Who owns the work of someone paid by the day? The Copyright Act is clear that the exclusion of employees from copyright applies to "work done in the course of their employment" - which would seem to mean an actual job, with a right to redundancy pay and everything else that goes with it.
It is clearly accepted that photographers paid by the day own their pictures.
Clients would probably argue that custom and practice grants them a wide licence in work done by, for example, someone paid to do a day writing news shorts.
We know of no directly relevant case law. The much-quoted case Beloff -v- Pressdram does not concern normal authorial copyright: the judgement was that the columnist Nora Beloff could not sue Pressdram Ltd (owners of Private Eye) for printing a memo she wrote, because it belonged to the paper in whose office she wrote it, the Observer.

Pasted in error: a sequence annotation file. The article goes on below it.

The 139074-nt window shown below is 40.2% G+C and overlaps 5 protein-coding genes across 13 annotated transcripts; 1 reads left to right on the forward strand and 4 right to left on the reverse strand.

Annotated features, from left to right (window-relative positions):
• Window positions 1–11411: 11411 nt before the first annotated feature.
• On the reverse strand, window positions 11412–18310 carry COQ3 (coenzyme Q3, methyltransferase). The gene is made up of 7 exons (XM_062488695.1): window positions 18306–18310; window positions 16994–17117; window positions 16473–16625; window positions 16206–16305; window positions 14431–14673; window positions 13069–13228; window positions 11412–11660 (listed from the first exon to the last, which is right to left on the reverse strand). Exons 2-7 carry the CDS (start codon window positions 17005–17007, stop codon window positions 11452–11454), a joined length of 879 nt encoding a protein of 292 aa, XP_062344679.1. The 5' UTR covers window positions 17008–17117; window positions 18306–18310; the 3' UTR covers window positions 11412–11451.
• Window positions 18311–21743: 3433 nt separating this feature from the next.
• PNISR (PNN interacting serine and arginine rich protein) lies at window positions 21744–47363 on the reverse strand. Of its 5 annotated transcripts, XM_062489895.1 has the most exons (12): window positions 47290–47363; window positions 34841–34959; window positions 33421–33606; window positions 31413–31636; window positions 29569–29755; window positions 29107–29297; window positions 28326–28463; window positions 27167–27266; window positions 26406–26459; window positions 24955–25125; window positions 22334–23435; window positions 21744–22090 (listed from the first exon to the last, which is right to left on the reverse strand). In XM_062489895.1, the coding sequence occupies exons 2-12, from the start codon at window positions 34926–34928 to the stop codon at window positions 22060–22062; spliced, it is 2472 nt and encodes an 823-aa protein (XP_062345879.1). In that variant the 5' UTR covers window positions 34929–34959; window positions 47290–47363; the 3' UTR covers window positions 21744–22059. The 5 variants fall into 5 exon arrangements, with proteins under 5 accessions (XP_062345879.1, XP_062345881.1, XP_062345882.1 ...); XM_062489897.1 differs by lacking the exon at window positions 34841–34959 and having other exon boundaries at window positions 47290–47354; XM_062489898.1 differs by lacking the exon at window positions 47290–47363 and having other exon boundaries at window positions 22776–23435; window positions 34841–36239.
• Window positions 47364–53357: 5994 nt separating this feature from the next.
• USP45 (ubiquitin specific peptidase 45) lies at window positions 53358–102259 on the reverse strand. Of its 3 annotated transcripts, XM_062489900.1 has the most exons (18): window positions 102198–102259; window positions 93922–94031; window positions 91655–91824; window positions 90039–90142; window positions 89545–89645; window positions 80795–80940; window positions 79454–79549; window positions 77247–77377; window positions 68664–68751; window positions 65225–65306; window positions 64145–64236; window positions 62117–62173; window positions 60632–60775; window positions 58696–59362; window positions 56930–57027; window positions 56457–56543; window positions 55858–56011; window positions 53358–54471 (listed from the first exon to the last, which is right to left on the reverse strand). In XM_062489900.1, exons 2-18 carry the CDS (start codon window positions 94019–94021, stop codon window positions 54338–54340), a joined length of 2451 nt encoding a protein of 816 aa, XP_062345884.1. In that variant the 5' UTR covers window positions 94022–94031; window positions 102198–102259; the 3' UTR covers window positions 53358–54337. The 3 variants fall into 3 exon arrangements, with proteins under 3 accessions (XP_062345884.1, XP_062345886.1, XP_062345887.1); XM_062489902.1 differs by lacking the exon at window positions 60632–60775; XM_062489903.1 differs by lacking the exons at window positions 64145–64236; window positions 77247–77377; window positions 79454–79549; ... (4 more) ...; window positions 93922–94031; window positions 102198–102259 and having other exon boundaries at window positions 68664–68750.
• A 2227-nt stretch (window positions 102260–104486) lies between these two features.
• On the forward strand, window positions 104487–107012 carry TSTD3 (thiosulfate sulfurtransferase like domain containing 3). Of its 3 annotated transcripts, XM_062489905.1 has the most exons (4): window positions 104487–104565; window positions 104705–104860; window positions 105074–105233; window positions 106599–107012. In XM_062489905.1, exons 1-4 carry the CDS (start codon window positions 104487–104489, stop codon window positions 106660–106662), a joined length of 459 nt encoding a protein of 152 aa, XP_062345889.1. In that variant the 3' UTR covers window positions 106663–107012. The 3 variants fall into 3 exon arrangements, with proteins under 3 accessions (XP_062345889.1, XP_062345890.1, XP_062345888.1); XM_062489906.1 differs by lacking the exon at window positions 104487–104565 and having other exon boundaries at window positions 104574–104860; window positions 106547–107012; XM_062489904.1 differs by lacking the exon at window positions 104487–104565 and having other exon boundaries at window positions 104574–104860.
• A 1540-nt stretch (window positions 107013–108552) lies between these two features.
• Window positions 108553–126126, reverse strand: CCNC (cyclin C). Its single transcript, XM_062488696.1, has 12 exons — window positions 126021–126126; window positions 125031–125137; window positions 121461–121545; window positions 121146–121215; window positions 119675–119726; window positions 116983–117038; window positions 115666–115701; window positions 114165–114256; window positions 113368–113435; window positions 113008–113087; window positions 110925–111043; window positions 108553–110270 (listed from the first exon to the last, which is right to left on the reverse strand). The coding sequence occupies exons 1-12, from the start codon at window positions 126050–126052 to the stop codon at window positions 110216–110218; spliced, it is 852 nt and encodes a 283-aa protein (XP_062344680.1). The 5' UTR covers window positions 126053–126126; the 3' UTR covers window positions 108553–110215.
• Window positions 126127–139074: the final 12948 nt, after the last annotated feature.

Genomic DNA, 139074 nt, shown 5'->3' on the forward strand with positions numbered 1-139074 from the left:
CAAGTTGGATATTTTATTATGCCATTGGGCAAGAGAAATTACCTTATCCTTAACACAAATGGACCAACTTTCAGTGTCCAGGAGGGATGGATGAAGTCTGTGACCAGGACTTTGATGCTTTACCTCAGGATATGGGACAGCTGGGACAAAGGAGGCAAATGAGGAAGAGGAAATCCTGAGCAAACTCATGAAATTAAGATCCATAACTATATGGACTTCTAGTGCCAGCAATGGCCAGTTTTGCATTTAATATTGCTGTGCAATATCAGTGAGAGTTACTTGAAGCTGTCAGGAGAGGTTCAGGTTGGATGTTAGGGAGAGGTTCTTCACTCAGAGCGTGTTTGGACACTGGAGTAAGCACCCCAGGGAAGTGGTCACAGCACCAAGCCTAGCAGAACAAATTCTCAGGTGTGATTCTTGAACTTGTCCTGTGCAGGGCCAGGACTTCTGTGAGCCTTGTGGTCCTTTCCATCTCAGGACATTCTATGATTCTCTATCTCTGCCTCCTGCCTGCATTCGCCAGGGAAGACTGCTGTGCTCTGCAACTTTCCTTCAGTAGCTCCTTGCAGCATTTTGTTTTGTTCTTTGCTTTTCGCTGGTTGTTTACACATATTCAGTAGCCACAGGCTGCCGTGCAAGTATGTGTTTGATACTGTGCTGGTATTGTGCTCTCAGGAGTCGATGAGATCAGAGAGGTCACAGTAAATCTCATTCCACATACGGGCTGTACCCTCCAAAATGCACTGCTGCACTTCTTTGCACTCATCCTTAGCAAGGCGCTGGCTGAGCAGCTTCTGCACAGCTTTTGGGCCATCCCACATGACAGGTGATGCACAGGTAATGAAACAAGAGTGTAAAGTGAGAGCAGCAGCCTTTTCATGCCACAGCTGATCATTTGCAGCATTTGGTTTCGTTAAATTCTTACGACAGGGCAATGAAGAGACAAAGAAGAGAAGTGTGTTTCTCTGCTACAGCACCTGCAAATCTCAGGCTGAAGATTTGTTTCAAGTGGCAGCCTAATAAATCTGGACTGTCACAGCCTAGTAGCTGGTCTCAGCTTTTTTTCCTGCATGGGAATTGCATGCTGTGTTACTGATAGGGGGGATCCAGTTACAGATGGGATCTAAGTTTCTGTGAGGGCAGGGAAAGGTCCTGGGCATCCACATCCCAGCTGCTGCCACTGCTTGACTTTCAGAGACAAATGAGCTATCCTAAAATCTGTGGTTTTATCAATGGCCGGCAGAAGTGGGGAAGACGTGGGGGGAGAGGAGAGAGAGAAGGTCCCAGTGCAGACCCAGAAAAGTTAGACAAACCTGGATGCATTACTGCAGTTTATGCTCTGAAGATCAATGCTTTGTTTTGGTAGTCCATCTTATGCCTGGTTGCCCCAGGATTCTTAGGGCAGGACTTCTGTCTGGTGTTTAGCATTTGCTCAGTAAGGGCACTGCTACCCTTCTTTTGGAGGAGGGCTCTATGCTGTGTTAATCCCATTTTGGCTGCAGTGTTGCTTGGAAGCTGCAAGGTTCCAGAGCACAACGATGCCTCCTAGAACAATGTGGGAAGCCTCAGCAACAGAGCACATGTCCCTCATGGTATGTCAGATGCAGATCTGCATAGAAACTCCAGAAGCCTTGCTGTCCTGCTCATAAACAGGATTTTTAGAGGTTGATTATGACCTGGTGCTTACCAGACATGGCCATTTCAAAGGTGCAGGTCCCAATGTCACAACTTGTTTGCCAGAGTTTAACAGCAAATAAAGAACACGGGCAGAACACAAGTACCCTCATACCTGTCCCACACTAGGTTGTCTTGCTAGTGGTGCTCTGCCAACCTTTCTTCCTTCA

The National Union of Journalists must not, can not and would not wish to dictate rates or terms of engagement to members or to editors. The information presented here is for guidance and as an aid to equitable negotiation only.
Suggestions apply to contracts governed by UK law only. In any event, nothing here should be construed as legal advice.